On this subject, doubtless some religion teachers, vocation directors, and retreat masters preached not so long ago that abstinence is something intrinsically superior to sexual experience. But I doubt that most priests believe that. Even in the reactionary seminary I attended (twenty-five years ahead of its time, it was said, because it responded to the problems of 1850 with the answers of 1875), this notion was not part of the ethos. Perhaps the vehemence of the anticelibacy among some laypeople is a result of their anger at the way the Church has meddled in their sexual lives, a valid anger no doubt, but aimed at the wrong target, because since 1965 the celibate parish clergy has been on their side.

However, I do not blame the vocation shortage on the anticelibacy ideology and its assault on those who remain in the priesthood and who dare to defend celibacy. Laypeople have reason to be angry even if they choose the wrong target. Former priests who have suffered have the right to speak out about their sufferings and attack what they think was the cause of their suffering.

The real cause of the vocation shortage is the reticence of those who are happy in the priesthood and not excessively burdened by celibacy. They may complain about the shortage of priests, but they are not ready yet to do battle with the anticelibacy ideologues, to recruit young men to what is a happy and satisfying life. Nor are they ready to speak, individually or collectively, about the joys of being a priest, joys about which there can be no doubt after studying the results of the two Times studies.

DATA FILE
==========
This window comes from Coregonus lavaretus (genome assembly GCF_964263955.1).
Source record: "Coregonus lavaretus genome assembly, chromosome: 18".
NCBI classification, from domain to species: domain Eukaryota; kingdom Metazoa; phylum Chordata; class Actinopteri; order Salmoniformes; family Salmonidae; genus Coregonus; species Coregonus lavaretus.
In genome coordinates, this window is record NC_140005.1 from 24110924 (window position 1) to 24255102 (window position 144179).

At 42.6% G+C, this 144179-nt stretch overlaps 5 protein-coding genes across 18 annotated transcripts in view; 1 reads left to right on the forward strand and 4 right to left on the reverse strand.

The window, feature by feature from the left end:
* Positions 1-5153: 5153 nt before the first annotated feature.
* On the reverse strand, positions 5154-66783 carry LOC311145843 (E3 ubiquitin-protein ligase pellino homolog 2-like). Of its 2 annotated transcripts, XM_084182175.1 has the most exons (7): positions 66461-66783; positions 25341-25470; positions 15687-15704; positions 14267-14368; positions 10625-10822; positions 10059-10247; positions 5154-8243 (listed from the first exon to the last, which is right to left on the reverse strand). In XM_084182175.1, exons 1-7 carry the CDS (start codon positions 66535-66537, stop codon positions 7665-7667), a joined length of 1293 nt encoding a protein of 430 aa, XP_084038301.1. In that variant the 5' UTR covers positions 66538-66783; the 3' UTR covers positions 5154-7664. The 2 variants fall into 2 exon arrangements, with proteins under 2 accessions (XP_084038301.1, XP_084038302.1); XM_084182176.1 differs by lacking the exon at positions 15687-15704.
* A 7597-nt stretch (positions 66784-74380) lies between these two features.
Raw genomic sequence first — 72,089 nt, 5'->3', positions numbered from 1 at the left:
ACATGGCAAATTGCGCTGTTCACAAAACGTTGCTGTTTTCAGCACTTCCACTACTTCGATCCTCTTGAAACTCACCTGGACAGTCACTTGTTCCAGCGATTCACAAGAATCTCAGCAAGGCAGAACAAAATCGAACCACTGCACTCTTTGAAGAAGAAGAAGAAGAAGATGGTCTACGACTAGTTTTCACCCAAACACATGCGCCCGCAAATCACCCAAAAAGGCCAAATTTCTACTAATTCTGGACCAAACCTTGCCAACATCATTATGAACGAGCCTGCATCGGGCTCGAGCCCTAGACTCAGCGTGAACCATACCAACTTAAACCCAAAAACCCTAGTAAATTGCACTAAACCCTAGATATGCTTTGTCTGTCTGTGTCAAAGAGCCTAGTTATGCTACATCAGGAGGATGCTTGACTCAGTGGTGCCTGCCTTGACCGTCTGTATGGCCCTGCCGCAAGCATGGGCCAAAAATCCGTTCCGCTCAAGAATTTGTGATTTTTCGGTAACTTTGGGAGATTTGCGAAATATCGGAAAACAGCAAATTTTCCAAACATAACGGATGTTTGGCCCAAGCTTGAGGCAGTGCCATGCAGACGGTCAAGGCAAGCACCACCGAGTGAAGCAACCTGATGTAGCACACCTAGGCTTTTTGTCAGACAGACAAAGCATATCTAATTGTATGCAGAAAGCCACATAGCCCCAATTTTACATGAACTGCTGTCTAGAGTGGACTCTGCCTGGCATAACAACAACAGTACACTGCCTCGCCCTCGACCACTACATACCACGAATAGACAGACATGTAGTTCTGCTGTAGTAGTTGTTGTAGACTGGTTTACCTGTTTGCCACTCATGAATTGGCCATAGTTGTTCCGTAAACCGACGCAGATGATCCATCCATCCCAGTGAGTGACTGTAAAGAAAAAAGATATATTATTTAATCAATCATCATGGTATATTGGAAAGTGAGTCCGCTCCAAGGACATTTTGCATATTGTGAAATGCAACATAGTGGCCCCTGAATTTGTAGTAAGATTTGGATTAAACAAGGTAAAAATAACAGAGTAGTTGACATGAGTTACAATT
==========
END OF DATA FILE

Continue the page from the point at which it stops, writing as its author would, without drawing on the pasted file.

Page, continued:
If the celibacy rule is abolished, fine. But let it be abolished for good reasons-that it is right and proper and good for married men to be in the priesthood, not because celibacy has driven out of the priesthood most of those who have left and not because celibacy as such is the cause of the vocation crisis. These two reasons are nothing more than smoke and mirrors. Moreover, they are false prophecies and those who proclaim them false prophets.